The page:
Recent Posts

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Welcome - Member Introductions / Re: Hello
« Last Post by New Home Expert on February 21, 2018, 11:35:06 am »
The developers sound a right bunch of cowboys!

For a starts, £5,000 wouldn't cover the cost of re wiring your home and repairing and re decoration of walls and ceilings.

It seems pretty clear that they wouldn't have NHBC warranty either so using the warranty route would be difficult too.

It is precisely things like this why new home buyers need an independent  New Homes Ombudsman.
There is an 8-week consultation on this so please complete the questionnaire and give you views.
Click this link:

Until a New Homes Ombudsman exists, your only course of action is either accept the £5,000 or take the builder to court.

Buy To Let / Re: Is buy to let dead?
« Last Post by New Home Expert on February 21, 2018, 11:28:53 am »
I think the tax changes have all but killed it off.
Stamp Duty 3% more, and reduced tax allowances.
That said a 2 bed semi in West Sussex is advertised at £1,000 a month!
£12,000 a year on a low interest rate mortgage say 3% with prices going up 5% is still a decent yield if you can be bothered dealing with tenants and repairing the damage they leave.
Harron Homes / Re: Change to plans
« Last Post by Admin on February 21, 2018, 11:26:17 am »
Good idea!
Which is why today I have set up a Harron Homes sub category and moved all the Harron Homes posts.
People thinking of buying form Harron Homes really should read these 9 posts!
The Lounge / Re: The cost of a Pension
« Last Post by chemistdude on February 19, 2018, 11:14:18 pm »
LISA, ISA, Pensions and Property. Got to have it all.
Harron Homes / Re: Change to plans
« Last Post by chemistdude on February 19, 2018, 10:44:59 pm »
How come Harron Homes doesn't have its own board?
Buy To Let / Is buy to let dead?
« Last Post by chemistdude on February 19, 2018, 10:23:25 pm »
This board is a bit quiet. Who else here is a landlord? Is buy to let dead?
Welcome - Member Introductions / Hello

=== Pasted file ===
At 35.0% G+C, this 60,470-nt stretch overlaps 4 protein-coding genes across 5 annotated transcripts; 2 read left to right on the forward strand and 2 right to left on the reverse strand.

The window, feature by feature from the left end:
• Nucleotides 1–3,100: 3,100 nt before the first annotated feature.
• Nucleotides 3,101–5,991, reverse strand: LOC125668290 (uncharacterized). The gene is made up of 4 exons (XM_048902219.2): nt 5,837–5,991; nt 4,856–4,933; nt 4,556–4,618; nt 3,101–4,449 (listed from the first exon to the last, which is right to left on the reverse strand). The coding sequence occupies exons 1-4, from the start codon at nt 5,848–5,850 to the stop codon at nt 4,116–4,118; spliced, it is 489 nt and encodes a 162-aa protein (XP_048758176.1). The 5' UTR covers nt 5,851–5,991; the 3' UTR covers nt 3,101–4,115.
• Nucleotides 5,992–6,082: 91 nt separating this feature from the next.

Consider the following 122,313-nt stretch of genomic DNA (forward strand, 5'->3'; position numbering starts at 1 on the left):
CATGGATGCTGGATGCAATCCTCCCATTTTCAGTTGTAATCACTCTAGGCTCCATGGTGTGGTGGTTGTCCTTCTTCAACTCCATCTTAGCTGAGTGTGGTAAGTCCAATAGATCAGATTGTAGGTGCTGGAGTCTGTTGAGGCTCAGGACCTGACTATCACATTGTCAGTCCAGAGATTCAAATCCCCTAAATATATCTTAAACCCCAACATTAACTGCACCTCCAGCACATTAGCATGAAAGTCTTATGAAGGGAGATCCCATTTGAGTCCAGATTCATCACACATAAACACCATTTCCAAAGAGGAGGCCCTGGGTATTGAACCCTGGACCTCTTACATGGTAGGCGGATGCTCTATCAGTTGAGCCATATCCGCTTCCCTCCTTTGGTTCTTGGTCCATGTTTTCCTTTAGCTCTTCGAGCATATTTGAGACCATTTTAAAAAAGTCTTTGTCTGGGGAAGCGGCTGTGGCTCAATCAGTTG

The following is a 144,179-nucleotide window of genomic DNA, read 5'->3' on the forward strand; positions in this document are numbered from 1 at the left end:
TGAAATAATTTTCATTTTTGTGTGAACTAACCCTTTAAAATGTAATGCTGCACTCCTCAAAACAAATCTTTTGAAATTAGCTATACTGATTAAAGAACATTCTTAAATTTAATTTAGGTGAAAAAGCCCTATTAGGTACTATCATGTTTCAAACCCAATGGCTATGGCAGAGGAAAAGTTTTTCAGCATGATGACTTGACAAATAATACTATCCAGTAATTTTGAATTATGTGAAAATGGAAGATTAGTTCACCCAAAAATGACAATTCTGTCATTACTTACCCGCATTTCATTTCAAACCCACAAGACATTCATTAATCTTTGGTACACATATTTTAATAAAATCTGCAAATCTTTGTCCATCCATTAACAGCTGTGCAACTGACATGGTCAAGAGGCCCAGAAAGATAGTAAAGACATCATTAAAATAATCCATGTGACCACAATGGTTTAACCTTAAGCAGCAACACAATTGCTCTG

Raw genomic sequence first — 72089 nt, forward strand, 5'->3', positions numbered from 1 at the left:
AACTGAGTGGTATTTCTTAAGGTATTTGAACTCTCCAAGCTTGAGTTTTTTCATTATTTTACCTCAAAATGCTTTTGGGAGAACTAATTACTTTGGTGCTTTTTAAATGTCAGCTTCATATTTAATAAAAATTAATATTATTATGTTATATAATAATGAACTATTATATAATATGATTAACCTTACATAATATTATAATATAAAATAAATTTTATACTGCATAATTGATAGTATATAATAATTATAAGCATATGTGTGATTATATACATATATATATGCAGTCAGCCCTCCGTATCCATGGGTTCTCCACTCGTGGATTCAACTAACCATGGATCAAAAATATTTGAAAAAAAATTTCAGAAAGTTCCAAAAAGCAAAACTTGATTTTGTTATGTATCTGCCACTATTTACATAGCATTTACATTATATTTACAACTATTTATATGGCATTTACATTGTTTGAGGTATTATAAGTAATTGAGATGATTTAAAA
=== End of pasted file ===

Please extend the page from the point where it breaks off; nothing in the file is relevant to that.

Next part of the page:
« Last Post by monkeyman on February 18, 2018, 03:33:12 pm »
Hello there.

We moved into a new-build 3 bed house last February - constructed by a smallish developer (RAA Developments).

Various snagging matters on moving in were highlighted and some shortly after (tiles in bathroom becoming uneven, raised, grouting coming away).

More seriously, the electrics are illegal despite an NIC certificate. An independent electrician brought round by the construction director said that the wires in the kitchen were too thin and would, in time, melt. It was then discovered that most of the wiring in the house is incorrect.

The carpet has no underlay (admittedly I should have spotted this prior to moving in) and the developers agreed to pay half the cost of new carpets which was agreed. However, the original carpets gave been stuck down with F44 industrial strength glue.

The developers were going to sort all the above matters out until I received an email saying could they pay me £5,000  to get everything done myself.

What would people do?   
General discussion / Re: New home - brick damage 1 year in
« Last Post by New Home Expert on February 17, 2018, 10:59:01 am »
Your only hope is top show that these are the wrong bricks for the exposure in your area.
It is called spalling and is caused by freeze thaw action.
That said the bricks should be to 9n/mm2 and to BS EN771 classified for F2/S" or F2/S1  against freezing.

Check your brick type against the manufacturer's literature online.
Write to the housebuilder and get it on record as you only have a year left to get this on record.
General discussion / Re: Collapsing retaining wall
« Last Post by New Home Expert on February 17, 2018, 10:52:24 am »
This is a structural issue so should be covered by the warranty.
Secondly, Barratt had a five year warranty of their own I seem to remember.
Lastly, as the problem of rotting timber and this retaining wall was reported (I hope in writing) to Barratt but never fixed, it is still covered by the NHBC warranty.

I think both you and your neighbour should make a joint claim to the NHBC and tell them it needs to be permanently resolved with a new warranty for the new wall. 
The fact that the contractor that installed the wall is now no longer trading is not an issue.

Any timber in contact with the ground must be treated timber. Crib lock timbers should really have been in green oak or maybe it should have been concrete!
You could try but I doubt Taylor Wimpey would agree.
Some clauses may not be able to be changed or removed too.
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